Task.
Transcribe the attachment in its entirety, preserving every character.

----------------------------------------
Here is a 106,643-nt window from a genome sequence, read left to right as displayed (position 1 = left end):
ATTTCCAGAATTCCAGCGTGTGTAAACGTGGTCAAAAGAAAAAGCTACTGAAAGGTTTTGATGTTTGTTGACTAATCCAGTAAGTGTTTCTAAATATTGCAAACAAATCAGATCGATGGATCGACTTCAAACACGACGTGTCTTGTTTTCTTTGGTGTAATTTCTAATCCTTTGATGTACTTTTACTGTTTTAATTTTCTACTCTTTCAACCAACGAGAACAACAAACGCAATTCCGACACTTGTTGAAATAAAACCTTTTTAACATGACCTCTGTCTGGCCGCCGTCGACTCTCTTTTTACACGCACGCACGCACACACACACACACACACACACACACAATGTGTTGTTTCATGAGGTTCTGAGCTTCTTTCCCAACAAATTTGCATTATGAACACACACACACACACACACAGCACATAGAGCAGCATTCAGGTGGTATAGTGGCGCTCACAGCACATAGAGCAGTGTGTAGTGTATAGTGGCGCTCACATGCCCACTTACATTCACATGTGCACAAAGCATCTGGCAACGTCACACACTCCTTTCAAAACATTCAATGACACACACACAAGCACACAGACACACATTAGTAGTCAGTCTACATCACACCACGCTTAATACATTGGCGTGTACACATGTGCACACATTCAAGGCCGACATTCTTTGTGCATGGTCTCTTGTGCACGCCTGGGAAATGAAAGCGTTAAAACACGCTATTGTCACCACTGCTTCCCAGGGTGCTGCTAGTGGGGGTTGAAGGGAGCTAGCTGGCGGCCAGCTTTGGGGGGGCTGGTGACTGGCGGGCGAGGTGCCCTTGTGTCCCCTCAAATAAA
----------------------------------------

Here is a 106,643-nt window from a genome sequence, read left to right as displayed (position 1 = left end):
ATTTCCAGAATTCCAGCGTGTGTAAACGTGGTCAAAAGAAAAAGCTACTGAAAGGTTTTGATGTTTGTTGACTAATCCAGTAAGTGTTTCTAAATATTGCAAACAAATCAGATCGATGGATCGACTTCAAACACGACGTGTCTTGTTTTCTTTGGTGTAATTTCTAATCCTTTGATGTACTTTTACTGTTTTAATTTTCTACTCTTTCAACCAACGAGAACAACAAACGCAATTCCGACACTTGTTGAAATAAAACCTTTTTAACATGACCTCTGTCTGGCCGCCGTCGACTCTCTTTTTACACGCACGCACGCACACACACACACACACACACACACACAATGTGTTGTTTCATGAGGTTCTGAGCTTCTTTCCCAACAAATTTGCATTATGAACACACACACACACACACACAGCACATAGAGCAGCATTCAGGTGGTATAGTGGCGCTCACAGCACATAGAGCAGTGTGTAGTGTATAGTGGCGCTCACATGCCCACTTACATTCACATGTGCACAAAGCATCTGGCAACGTCACACACTCCTTTCAAAACATTCAATGACACACACACAAGCACACAGACACACATTAGTAGTCAGTCTACATCACACCACGCTTAATACATTGGCGTGTACACATGTGCACACATTCAAGGCCGACATTCTTTGTGCATGGTCTCTTGTGCACGCCTGGGAAATGAAAGCGTTAAAACACGCTATTGTCACCACTGCTTCCCAGGGTGCTGCTAGTGGGGGTTGAAGGGAGCTAGCTGGCGGCCAGCTTTGGGGGGGCTGGTGACTGGCGGGCGAGGTGCCCTTGTGTCCCCTCAAATAAA